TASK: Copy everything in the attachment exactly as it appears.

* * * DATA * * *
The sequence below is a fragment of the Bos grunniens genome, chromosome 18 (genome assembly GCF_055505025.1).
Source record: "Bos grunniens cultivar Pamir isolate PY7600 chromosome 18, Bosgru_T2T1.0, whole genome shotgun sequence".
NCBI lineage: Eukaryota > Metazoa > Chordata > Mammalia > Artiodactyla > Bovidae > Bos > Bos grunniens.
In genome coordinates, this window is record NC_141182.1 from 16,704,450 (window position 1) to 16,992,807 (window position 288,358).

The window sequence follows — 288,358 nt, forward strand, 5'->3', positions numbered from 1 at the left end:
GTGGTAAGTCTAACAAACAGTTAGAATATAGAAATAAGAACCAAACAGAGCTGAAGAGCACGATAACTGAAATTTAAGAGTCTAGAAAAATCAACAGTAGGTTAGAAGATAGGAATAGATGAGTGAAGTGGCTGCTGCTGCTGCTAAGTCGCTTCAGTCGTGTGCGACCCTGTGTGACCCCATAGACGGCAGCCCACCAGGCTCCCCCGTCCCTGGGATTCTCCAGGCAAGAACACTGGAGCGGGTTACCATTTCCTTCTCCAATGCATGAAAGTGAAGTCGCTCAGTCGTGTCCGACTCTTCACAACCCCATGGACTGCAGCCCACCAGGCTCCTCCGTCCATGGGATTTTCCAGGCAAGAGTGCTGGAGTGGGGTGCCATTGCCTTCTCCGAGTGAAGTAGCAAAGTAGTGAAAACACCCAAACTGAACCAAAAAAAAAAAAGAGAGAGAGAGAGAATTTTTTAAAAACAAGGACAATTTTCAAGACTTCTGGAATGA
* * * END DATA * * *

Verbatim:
The sequence below is a fragment of the Bos grunniens genome, chromosome 18 (genome assembly GCF_055505025.1).
Source record: "Bos grunniens cultivar Pamir isolate PY7600 chromosome 18, Bosgru_T2T1.0, whole genome shotgun sequence".
NCBI lineage: Eukaryota > Metazoa > Chordata > Mammalia > Artiodactyla > Bovidae > Bos > Bos grunniens.
In genome coordinates, this window is record NC_141182.1 from 16,704,450 (window position 1) to 16,992,807 (window position 288,358).

The window sequence follows — 288,358 nt, forward strand, 5'->3', positions numbered from 1 at the left end:
GTGGTAAGTCTAACAAACAGTTAGAATATAGAAATAAGAACCAAACAGAGCTGAAGAGCACGATAACTGAAATTTAAGAGTCTAGAAAAATCAACAGTAGGTTAGAAGATAGGAATAGATGAGTGAAGTGGCTGCTGCTGCTGCTAAGTCGCTTCAGTCGTGTGCGACCCTGTGTGACCCCATAGACGGCAGCCCACCAGGCTCCCCCGTCCCTGGGATTCTCCAGGCAAGAACACTGGAGCGGGTTACCATTTCCTTCTCCAATGCATGAAAGTGAAGTCGCTCAGTCGTGTCCGACTCTTCACAACCCCATGGACTGCAGCCCACCAGGCTCCTCCGTCCATGGGATTTTCCAGGCAAGAGTGCTGGAGTGGGGTGCCATTGCCTTCTCCGAGTGAAGTAGCAAAGTAGTGAAAACACCCAAACTGAACCAAAAAAAAAAAAGAGAGAGAGAGAGAATTTTTTAAAAACAAGGACAATTTTCAAGACTTCTGGAATGA